Anyone who read the post from a couple weeks ago on the state of the economy may have been sickened by the seemingly bleak outlook, and might now be thinking, “Why should I read this guy’s blog? He’s just going to talk about bad stuff that’s out of my control. I’m depressed enough already.”
Well I’ll admit, said article was a bit of a pessimistic look. But it’s not necessarily the official outlook. This week I’m looking at evidence that the economy will in fact rebound, and that even those whose livelihood is most at risk may in fact come out of this with a new-found prosperity.
Let’s start by looking at a story that began several decades ago, a story that is still playing out today. This is the story of David Pressley, the owner of this blog and the CEO of Quantum Digital, a diverse Internet company based in Hudson, Wisc.
The tale begins in rural Wisconsin. Pressley’s mother was widowed when he was only 12, which left her with the unenviable task of raising six children on her own. They eventually moved from the small town of Rheinlander to Milwaukee’s famed East Side. Not having a lot of money, many of the kids had to get jobs and eventually join the military to support the family. This gave each child a good sense of the value of hard work.
“I’ve wanted to own my own business since I was 12,” says Pressley, who always found odd ways of making a few bucks as a child before it was his turn to enter the military.
Luckily, he narrowly missed being sent to Vietnam and retired from the army after his initial contract was up.
He married his wife Karen in 1971. They moved from Milwaukee the town of River Falls, Wisc., near the Minnesota border. They both attended college at the UW-River Falls. It was here that Pressley worked at the campus print shop for a time, until he decided to open his own shop. After consulting with one of his professors, the two of them went into business together 50/50 and opened a quick-printing shop. The quick-printing mentality was to produce printing jobs at a quality that fell short of the big clunky offset presses run by traditional printers, but made up for it in efficiency and price. Pressley’s company began posting their prices at flat rates, something their competition refused and were unable to do.
Needless to say this made the printers for the River Falls Journal, the local paper, angry — so angry that the editors refused to print advertisements for the new start-up competition. This prompted Pressley to write the Wisconsin Newspaper Association and allege that the Journal was not fulfilling its obligations to the community by refusing to print ads from local competition. The WNA agreed, and the Journal was sanctioned.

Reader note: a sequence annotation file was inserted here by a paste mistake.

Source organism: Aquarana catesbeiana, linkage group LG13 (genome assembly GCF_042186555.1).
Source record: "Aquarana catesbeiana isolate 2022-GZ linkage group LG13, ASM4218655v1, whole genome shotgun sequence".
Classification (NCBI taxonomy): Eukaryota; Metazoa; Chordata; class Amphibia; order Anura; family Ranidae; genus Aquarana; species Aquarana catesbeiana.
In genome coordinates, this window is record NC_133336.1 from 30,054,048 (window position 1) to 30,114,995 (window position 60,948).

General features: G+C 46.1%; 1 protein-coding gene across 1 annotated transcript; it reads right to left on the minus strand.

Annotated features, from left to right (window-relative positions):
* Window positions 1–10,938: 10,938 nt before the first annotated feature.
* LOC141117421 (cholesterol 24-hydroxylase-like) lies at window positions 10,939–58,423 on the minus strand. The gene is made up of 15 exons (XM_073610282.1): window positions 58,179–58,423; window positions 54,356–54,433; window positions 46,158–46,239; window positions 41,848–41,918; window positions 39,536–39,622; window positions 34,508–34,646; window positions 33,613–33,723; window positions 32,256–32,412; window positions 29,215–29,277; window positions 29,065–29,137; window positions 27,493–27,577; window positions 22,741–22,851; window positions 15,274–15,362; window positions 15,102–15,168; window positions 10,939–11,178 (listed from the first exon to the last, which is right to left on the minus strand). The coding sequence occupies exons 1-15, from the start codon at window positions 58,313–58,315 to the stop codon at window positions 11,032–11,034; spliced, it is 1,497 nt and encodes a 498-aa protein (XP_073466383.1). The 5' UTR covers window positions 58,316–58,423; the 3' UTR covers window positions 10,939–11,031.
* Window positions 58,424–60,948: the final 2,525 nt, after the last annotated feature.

Eventually, Pressley sold the business to a printer out of Osceola, Wisc., in a deal that he now believes was arranged by publishers at the Journal to buy him out. Nonetheless, he opened another shop in Hudson, Wisc., where he bounced around a few times before buying a building on Main Street with the help of several other investors. (This building is where the Twisted Grille sits today.)
Over the next decade the company, known as Copy Cat Printing,
switched to another Hudson location (where a business by the same name sits today) and opened two more shops in Stillwater and St. Paul.
In the mid-’90s, some of the other investors began to grow concerned that the company may be losing money on its St. Paul venture. Shortly after, they began to plot against Pressley and eventually attempted a hostile takeover aimed at throwing Pressley and his wife out of the company altogether. After a complex and grueling legal battle, Pressley came out on top. While he conceded both the St. Paul and Hudson locations to the betraying investors, he held on to the Stillwater shop, which had become the central hub of the company’s new World Wide Web endeavors. Pressley recognized that the Web was the future of the company, something the other short-sighted investors did not believe.
As anyone in the printing business knows, the World Wide Web has not been good for the industry. Many businesses who flourished for decades were wiped out by a drop in demand and rising prices of resources. Yet with Pressley’s foresight and courage to leap into new territory, his company, Quantum Digital, is doing better now than ever before.
They’ve diversified their business to focus on several different industries, including web design and hosting, video production, paper sales, and digital printing. The company has survived numerous recessions and shows no sign of slowing down during the current economic slump.
Despite all odds, Pressley has persevered and, so far, continues to come out on top.
So there’s a little inspiration for the self-made businessman who feels like it could all go awash in the next couple years. Indeed, it could — everything you’ve worked for could be swallowed up by the failing economy. But if you’re smart about it and look ahead into the future — not one year but several years, maybe even a decade — and base your decisions on what changes are going to occur, you’re sure to have a leg up on the guy who’s just kicking back and enjoying the ride.
Entrepreneurial-ship is not about starting a business, making money, and watching it grow. It’s about staying on top of changes that threaten to undermine your hard work, adjusting to those changes, and waiting for the next ones to crop up. Because business never stops changing. And neither should you.